Half-handshake synchronization scheme

Synchronization questions is one of the favorites among VLSI job interviewers. This is because they check not just the general intellectual abilities of the potential candidate but also the very specific professional knowledge which is usually acquired only by experience. When it comes to synchronization there are plenty of schemes. During the emerging interview it often comes to the "ultimate" decision - the synchronizer, which is tolerable to any source-destination conditions (relative frequencies, duration of signals, etc). The expected answer is very well known full-handshake scheme. It is definitely the "ultimate" solution. But its extra-generic nature comes at a cost of very long processing cycle (6 source + 6 destination cycles).

Less known is half hand-shake synchronization scheme which differs from full hand-shake scheme by that it utilizes signals toggling rather than level as an indication to transfer synchronization information from side to side.



At source and destination sides it is toggling (0 to 1 signal change or vice versa) of the synchronized valid signal or ack signal, which becomes an indication the synchronized output may be issued and/or the state changed. Toggled signal may be achieved by comparison (XOR) of the next and current signal value. The current signal value need to be latched at each processing cycle.

Half-handshake scheme provides 2 times better processing cycle than full hand-shake because it consists of only synchronization-acknowledge cycle rather than of synchronization-acknowledge-synchronization de-assertion-acknowledge de-assertion.

How a latch/flip-flop goes metastable

In the post metastability, we discussed that inverter loop can be put into a meta-stable state. Since, latches and flip-flops consist of inverter loops controlled by transmission gates, they also are susceptible to meta-stability. For instance, consider a negative latch as shown in figure 1 and the clock waveform alongside. The instance of interest to us is the instance when switch_1 closes or at the transparency_close edge of the latch. Also, we know from theory two important concepts, "setup time" and "hold time". Let us call the region between setup time and hold time as setup-hold-window. If the data toggles before setup-hold-window, it is guaranteed to get captured and propagated to latch output. If data toggles after setup-hold-window, it is guaranteed not to get propagated to latch output. On the other hand, if it toggles during setup-hold-window, it may or may not propagate to the output. Also, it may happen that when the switch closes, the input level is such that latch goes into metastable state.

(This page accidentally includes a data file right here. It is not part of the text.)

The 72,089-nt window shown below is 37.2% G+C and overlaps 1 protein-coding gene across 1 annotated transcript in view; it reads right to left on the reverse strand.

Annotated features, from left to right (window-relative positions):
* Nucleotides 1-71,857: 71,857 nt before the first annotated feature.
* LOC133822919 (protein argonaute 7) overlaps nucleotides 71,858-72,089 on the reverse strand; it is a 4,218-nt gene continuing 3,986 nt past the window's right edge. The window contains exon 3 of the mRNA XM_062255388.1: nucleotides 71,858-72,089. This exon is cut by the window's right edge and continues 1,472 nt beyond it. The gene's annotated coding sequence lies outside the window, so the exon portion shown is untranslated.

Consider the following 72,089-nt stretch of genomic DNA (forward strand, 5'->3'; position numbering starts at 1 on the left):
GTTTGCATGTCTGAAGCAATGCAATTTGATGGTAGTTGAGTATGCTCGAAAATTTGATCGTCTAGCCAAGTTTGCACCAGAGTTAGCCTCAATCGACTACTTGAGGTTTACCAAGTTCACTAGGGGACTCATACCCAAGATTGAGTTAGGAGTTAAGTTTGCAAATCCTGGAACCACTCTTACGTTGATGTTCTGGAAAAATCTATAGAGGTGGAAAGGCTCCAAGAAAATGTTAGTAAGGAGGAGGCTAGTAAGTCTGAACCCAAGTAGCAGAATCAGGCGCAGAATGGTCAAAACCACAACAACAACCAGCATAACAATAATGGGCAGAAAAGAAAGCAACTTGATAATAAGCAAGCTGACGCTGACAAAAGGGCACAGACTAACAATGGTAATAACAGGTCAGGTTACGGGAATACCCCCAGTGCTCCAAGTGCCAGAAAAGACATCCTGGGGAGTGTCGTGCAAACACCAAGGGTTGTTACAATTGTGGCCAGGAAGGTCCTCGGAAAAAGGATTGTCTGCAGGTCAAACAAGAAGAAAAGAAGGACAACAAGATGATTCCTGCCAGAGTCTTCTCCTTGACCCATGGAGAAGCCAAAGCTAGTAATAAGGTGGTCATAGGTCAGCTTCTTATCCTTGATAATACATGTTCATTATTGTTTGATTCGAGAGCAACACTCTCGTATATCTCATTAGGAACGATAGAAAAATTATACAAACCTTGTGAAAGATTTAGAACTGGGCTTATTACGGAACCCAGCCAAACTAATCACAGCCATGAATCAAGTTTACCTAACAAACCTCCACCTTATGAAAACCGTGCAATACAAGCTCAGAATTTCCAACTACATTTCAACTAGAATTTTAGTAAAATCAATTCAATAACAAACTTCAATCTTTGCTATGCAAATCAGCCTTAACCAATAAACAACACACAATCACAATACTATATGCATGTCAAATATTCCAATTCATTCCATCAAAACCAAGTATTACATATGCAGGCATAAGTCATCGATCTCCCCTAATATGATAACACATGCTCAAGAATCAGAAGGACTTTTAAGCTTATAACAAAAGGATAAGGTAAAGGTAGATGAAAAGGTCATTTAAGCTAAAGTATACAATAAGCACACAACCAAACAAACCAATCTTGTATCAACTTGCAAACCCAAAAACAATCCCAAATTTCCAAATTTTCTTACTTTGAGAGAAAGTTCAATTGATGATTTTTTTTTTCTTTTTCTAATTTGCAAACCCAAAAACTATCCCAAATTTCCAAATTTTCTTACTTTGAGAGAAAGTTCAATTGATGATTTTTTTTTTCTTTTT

Figure 1: How latch goes into metastable state
As is evident from figure 1, input is still transitioning when switch has closed and the output goes metastable.

Similarly, as a flip-flop is also composed of latches configured in master-slave configuration, a flip-flop also goes metastable by same way. In general, we can describe it as:

A flip-flop/latch has a defined timing requirement in terms of when data should be available at its input so that it is correctly captured. These requirements are termed as setup and hold times. If these requirements are not met, there is a possibility of flip-flop going metastable.

In general, following are the scenarios which can cause a flip-flop's output to go metastable.

  • Asynchronous timing paths: Paths crossing clock domains, where the launch and capture clocks do not have definite phase relationship, cannot be assured to be captured outside setup/hold window.
  • If there is a timing path violating setup and/or hold, then the capturing flip-flop will go metastable at a certain PVT, where it is probable to get captured in setup-hold-window
How metastability impacts design:  Let us assume that the output of flip-flop goes to a number of gates (say 100). So, as long as the flip-flop is in metastable range, it will cause short circuit current to flow in all the gates. This link shows the short circuit current to be in the range of 100 uA. So, large amount of short circuit current will flow for a considerable amount of time.


What helps a flip-flop come out of metastability?

As described earlier, theoretically, it is possible for the flip-flop to remain in metastable state for infinite time in the absense of any disturbance. However, there are certain factors, which help it to come out of metastability.


  • Ability of the inverter pair to detect a disturbance and act on it: If the inverter pair is able to detect even a smallest of the disturbances, it will act upon it and eventually come out of metastability. So, having these characteristics for transistors in inverter pair will help:
    • Low VT
    • High drive strength
  • Higher the time available for metastability resolution, more chances of having disturbance; hence, flip-flop will eventuall come out of metastability

In general, the ability of a flip-flop to come out of metastability is measured by a parameter known as MTBF (Mean Time Between Failures). Lower the MTBF, higher the probability of flip-flop coming out of metastability within a given time. It depends upon:
  • Technology factors
  • Time available to resolve metastability: Higher the time available, lower if MTBF
  • Frequency of the clock received by flip-flop: Higher the frequency of clock, higher is MTBF
  • Frequency of toggling of data received by flip-flop: Higher is frequency of data, higher is MTBF
  • Internal design of flip-flop: Ability of flip-flop to act on smallest of disturbances, as discussed earlier. In general, a flip-flop consuming more power and having high gain will be able to come out of metastability quickly